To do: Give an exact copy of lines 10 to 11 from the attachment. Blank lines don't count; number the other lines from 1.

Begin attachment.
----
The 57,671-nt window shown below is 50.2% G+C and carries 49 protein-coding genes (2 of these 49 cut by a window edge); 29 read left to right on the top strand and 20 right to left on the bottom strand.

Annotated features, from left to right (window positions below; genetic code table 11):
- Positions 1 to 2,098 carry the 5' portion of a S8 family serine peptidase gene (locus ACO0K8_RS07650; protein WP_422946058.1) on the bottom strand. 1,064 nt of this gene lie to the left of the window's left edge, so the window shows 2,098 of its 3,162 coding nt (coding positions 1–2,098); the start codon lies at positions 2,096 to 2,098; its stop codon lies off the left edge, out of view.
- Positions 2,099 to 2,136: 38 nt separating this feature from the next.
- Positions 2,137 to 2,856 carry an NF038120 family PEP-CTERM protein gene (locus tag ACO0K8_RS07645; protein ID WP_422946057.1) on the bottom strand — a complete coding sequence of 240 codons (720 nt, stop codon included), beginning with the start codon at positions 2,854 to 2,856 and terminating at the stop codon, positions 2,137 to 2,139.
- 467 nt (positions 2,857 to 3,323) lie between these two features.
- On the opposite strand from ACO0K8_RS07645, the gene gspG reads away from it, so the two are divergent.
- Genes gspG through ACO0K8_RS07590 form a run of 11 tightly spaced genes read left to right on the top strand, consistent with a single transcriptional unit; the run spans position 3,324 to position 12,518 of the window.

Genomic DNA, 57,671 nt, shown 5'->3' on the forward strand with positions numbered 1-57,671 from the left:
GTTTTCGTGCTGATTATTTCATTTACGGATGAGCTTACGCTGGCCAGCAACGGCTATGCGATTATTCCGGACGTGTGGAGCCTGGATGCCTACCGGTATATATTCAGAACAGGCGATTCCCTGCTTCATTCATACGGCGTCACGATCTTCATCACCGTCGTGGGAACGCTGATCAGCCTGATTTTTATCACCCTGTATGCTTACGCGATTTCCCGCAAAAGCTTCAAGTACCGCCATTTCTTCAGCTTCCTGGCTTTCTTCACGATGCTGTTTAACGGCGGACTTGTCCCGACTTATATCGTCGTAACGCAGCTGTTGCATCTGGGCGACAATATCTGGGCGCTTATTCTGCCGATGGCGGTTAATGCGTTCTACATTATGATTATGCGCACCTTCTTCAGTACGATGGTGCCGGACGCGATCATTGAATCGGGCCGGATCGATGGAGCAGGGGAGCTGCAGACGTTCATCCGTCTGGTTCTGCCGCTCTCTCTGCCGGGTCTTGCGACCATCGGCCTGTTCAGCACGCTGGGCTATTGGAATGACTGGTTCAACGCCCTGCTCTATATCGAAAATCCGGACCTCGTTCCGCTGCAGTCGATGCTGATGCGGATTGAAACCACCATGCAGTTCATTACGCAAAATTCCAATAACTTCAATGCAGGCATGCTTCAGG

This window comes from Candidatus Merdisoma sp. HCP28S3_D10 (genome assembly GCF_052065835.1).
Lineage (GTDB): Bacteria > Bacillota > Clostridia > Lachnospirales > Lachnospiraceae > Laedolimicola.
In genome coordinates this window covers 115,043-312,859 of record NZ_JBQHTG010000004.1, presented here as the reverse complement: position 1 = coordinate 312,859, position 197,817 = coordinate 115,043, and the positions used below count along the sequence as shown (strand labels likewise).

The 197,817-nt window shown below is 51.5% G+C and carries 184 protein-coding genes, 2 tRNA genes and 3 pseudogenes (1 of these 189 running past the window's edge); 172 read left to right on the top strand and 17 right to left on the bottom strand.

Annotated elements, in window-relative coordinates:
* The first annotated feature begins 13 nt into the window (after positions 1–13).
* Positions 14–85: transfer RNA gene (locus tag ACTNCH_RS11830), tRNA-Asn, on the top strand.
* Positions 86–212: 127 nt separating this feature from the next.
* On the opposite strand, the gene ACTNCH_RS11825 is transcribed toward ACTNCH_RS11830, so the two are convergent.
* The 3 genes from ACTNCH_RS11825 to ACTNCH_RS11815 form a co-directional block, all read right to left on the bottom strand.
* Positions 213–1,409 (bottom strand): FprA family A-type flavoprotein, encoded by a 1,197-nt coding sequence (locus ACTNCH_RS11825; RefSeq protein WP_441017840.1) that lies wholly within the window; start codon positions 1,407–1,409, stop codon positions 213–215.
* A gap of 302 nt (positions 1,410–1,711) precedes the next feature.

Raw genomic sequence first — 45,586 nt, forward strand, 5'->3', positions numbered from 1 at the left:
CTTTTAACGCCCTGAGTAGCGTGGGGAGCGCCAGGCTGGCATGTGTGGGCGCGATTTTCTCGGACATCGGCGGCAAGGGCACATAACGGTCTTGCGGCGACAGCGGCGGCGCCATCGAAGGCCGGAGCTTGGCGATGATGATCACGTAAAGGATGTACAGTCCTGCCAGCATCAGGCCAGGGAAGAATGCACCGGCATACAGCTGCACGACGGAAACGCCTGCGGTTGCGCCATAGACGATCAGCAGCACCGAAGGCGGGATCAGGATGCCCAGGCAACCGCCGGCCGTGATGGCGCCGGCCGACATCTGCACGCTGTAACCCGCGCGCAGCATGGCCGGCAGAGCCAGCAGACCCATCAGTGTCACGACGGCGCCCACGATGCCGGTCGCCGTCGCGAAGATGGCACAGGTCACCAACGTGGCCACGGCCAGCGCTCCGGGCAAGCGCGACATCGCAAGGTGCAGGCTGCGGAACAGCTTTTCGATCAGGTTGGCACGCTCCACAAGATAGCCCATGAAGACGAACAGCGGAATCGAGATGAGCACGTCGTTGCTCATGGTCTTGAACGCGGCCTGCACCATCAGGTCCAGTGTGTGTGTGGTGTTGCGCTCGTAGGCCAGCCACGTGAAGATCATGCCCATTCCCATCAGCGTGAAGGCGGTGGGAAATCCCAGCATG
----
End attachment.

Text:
GTTTTCGTGCTGATTATTTCATTTACGGATGAGCTTACGCTGGCCAGCAACGGCTATGCGATTATTCCGGACGTGTGGAGCCTGGATGCCTACCGGTATATATTCAGAACAGGCGATTCCCTGCTTCATTCATACGGCGTCACGATCTTCATCACCGTCGTGGGAACGCTGATCAGCCTGATTTTTATCACCCTGTATGCTTACGCGATTTCCCGCAAAAGCTTCAAGTACCGCCATTTCTTCAGCTTCCTGGCTTTCTTCACGATGCTGTTTAACGGCGGACTTGTCCCGACTTATATCGTCGTAACGCAGCTGTTGCATCTGGGCGACAATATCTGGGCGCTTATTCTGCCGATGGCGGTTAATGCGTTCTACATTATGATTATGCGCACCTTCTTCAGTACGATGGTGCCGGACGCGATCATTGAATCGGGCCGGATCGATGGAGCAGGGGAGCTGCAGACGTTCATCCGTCTGGTTCTGCCGCTCTCTCTGCCGGGTCTTGCGACCATCGGCCTGTTCAGCACGCTGGGCTATTGGAATGACTGGTTCAACGCCCTGCTCTATATCGAAAATCCGGACCTCGTTCCGCTGCAGTCGATGCTGATGCGGATTGAAACCACCATGCAGTTCATTACGCAAAATTCCAATAACTTCAATGCAGGCATGCTTCAGG

This window comes from Candidatus Merdisoma sp. HCP28S3_D10 (genome assembly GCF_052065835.1).